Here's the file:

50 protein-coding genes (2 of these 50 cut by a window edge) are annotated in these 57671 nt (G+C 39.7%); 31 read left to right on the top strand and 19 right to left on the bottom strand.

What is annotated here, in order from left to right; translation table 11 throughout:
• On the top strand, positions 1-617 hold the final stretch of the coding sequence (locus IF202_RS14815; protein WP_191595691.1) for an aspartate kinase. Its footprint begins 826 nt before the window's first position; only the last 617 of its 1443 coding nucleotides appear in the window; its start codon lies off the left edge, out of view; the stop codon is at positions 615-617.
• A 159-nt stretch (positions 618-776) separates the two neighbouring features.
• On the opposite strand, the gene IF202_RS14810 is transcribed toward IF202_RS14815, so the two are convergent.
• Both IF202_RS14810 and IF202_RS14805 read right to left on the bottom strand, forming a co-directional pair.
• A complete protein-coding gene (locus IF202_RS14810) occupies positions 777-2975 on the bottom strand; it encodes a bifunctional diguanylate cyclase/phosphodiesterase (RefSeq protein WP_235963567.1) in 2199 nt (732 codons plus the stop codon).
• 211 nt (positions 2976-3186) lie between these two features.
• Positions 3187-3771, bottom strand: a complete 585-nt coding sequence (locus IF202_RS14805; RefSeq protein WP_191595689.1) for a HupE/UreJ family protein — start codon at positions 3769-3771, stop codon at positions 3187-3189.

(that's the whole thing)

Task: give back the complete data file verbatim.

50 protein-coding genes (2 of these 50 cut by a window edge) are annotated in these 57671 nt (G+C 39.7%); 31 read left to right on the top strand and 19 right to left on the bottom strand.

What is annotated here, in order from left to right; translation table 11 throughout:
• On the top strand, positions 1-617 hold the final stretch of the coding sequence (locus IF202_RS14815; protein WP_191595691.1) for an aspartate kinase. Its footprint begins 826 nt before the window's first position; only the last 617 of its 1443 coding nucleotides appear in the window; its start codon lies off the left edge, out of view; the stop codon is at positions 615-617.
• A 159-nt stretch (positions 618-776) separates the two neighbouring features.
• On the opposite strand, the gene IF202_RS14810 is transcribed toward IF202_RS14815, so the two are convergent.
• Both IF202_RS14810 and IF202_RS14805 read right to left on the bottom strand, forming a co-directional pair.
• A complete protein-coding gene (locus IF202_RS14810) occupies positions 777-2975 on the bottom strand; it encodes a bifunctional diguanylate cyclase/phosphodiesterase (RefSeq protein WP_235963567.1) in 2199 nt (732 codons plus the stop codon).
• 211 nt (positions 2976-3186) lie between these two features.
• Positions 3187-3771, bottom strand: a complete 585-nt coding sequence (locus IF202_RS14805; RefSeq protein WP_191595689.1) for a HupE/UreJ family protein — start codon at positions 3769-3771, stop codon at positions 3187-3189.